But whoever hates his brother is in the darkness and walks around in the darkness; he does not know where he is going, because the darkness has blinded him.1 John 2:11
John says that he who hates his brother is not a Christian. He is
in the darkness, and he has never come out of it. To say you are in the light and yet hate your brother is a basic denial of faith. Such an attitude of hostility, indifference, or unconcern toward another is a mark of an unregenerate life.
The apostle John says that he who hates his brother is in the darkness and does not know where he is going. He has no understanding that this can lead to murder or to mayhem. He goes blindly on, stumbling on in his hateful attempt to do evil to his friend, brother, or companion, whoever it may be. But the result is, he is only damaging himself and all he loves.
Furthermore, he is blinded. John says,
the darkness has blinded his eyes. The word that is used here means
to make insensitive, and it implies that if we live in this way, we ultimately come to the place where we no longer can respond. Hatred grips us and hardens our heart, and it can no longer be softened.
Christians may temporarily succumb to this kind of thing. They can walk in darkness temporarily, but they no longer are children of darkness. The light of God's love has come into their hearts. If they are not aware of a struggle between the expression of hate or have a sense of concern or guilty conscience over their hateful attitude, then they ought to wonder whether they have really passed from death into life. This is something that the Spirit of God will inevitably deal with in the Christian and break, and it may sometimes be by very difficult measures.
I remember an occasion when I was counseling with a woman about a physical problem that really had a spiritual basis in her experience. I discovered she hated another person for years. Hate had turned her bitter and rancid and had poisoned all her thoughts. I said to her,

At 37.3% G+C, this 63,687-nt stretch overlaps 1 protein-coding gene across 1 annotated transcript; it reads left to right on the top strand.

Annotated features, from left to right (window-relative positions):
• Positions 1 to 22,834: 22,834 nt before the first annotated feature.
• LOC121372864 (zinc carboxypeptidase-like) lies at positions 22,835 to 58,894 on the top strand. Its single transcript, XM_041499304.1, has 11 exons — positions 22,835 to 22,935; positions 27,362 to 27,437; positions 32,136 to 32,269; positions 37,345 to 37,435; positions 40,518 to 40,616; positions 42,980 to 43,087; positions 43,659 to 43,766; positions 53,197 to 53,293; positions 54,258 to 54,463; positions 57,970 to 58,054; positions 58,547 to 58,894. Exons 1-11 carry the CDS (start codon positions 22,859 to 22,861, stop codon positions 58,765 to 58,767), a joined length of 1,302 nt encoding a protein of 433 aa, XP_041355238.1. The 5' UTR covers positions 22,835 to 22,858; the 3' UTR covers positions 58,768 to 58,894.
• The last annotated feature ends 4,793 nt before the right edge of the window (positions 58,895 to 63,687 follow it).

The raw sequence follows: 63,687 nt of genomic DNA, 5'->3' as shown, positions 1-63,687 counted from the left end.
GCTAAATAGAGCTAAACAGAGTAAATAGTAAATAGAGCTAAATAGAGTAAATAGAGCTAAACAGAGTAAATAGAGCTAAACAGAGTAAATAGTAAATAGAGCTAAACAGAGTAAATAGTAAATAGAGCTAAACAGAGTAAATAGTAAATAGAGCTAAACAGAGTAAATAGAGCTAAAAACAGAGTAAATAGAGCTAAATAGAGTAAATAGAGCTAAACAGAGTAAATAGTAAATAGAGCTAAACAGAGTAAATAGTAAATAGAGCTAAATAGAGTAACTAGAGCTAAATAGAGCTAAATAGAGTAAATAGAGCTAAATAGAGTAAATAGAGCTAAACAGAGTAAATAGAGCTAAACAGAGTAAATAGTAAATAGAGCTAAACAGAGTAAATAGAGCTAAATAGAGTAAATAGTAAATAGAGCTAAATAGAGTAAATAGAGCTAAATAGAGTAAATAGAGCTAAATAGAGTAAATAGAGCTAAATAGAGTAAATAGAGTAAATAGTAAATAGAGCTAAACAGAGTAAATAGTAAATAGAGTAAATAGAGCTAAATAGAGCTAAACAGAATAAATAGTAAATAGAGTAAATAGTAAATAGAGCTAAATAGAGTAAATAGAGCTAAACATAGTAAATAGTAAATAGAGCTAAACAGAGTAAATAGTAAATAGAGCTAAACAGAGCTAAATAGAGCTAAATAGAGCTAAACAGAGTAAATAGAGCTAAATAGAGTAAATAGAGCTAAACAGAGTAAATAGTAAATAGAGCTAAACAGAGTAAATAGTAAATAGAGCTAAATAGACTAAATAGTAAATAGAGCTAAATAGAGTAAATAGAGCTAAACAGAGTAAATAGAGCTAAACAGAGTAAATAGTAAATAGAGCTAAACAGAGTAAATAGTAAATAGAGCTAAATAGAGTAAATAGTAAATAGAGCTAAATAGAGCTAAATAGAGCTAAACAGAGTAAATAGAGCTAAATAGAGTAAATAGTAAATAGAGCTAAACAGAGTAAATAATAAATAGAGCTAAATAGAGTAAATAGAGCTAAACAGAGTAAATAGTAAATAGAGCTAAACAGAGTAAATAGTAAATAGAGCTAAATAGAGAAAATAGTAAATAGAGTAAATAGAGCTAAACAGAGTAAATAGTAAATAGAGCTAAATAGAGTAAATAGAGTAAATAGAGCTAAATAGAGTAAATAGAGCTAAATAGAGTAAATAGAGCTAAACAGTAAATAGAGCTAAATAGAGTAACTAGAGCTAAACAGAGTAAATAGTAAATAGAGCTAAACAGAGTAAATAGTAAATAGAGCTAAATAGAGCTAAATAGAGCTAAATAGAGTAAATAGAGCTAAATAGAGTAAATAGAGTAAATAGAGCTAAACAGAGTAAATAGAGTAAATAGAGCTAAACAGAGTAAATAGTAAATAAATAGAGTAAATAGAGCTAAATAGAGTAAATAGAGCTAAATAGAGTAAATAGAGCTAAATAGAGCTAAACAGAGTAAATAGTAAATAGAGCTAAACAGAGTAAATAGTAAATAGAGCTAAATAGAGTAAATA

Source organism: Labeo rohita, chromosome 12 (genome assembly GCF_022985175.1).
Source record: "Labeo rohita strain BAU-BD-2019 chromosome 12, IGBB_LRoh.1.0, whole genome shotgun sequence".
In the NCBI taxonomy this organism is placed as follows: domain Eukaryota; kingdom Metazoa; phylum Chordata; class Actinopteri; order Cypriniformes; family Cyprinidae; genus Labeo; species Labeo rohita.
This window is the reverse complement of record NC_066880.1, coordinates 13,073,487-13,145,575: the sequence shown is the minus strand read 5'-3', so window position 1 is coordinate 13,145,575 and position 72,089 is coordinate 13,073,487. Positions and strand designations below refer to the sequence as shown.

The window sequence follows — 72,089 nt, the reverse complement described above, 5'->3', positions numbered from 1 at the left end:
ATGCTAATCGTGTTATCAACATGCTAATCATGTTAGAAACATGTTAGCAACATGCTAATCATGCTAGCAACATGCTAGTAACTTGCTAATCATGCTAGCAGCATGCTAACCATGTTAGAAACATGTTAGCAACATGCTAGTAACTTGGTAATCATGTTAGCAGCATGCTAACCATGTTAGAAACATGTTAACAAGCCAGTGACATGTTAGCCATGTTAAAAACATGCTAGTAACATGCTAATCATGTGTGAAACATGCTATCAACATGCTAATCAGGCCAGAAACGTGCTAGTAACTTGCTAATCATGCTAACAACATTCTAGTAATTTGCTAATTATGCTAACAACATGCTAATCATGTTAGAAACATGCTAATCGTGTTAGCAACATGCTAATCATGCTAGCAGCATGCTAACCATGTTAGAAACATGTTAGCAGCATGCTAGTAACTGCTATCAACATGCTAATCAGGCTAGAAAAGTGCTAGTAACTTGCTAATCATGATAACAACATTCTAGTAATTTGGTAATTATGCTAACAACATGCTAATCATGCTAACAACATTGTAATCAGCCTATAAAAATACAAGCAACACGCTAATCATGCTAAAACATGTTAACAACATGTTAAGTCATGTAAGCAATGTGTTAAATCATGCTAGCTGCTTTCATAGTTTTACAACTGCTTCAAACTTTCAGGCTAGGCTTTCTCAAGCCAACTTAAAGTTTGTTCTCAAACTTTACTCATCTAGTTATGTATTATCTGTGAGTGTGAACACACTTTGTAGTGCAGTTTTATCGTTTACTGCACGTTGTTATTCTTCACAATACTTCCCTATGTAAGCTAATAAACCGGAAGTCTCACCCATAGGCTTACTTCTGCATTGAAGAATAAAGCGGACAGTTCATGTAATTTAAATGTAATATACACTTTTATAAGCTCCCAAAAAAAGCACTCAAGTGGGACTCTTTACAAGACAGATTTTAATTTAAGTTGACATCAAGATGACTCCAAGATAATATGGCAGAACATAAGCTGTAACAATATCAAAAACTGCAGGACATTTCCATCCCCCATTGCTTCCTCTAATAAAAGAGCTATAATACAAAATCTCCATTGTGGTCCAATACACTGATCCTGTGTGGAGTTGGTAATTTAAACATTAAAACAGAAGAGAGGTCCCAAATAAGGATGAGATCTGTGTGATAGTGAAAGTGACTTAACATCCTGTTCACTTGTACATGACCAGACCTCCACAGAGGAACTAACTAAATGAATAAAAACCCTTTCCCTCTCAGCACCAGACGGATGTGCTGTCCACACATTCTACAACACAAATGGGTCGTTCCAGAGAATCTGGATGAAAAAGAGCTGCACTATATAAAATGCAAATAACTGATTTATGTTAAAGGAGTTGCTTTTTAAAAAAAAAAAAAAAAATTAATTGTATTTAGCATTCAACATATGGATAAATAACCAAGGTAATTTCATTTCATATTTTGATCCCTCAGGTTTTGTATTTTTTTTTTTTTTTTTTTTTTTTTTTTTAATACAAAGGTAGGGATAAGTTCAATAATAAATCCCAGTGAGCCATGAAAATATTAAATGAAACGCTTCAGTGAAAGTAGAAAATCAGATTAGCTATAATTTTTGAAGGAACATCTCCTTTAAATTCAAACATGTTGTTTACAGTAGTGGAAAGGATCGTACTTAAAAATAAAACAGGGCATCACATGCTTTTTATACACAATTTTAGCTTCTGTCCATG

You must find it in your heart to forgive this person, as God has forgiven you.
She looked at me and said,
I can't forgive her; I'll never forgive her!
But God says you must. If you can't, then you need to face the fact that you are not a Christian, because if you can't forgive, then you've never been born again.
She looked at me and said,
I guess you're right. I know I am a Christian, and I see I have just been deceiving myself. I need to forgive. And she did! There came a change in that woman's life that was like night turning to day.
Christians can delude themselves into going along with the world's attitude that they cannot forgive. When worldlings hate, they find themselves locked in an unbreakable grip from which they cannot escape. But when the Son of God comes into their lives, the power of the evil one is broken, and they are delivered from this and can forgive. But we still must agree to it. God is not going to make us forgive apart from our own will, though the ability to do so is there.
Lord, I pray that Your love might be manifest in and through me, not because I am trying so hard, but because I know You, and You have loved me and come to live Your life through me.
True Christians are marked by the ability to forgive anyone despite how they feel. Do we need our eyes opened so we can willingly escape the grip of unforgiveness?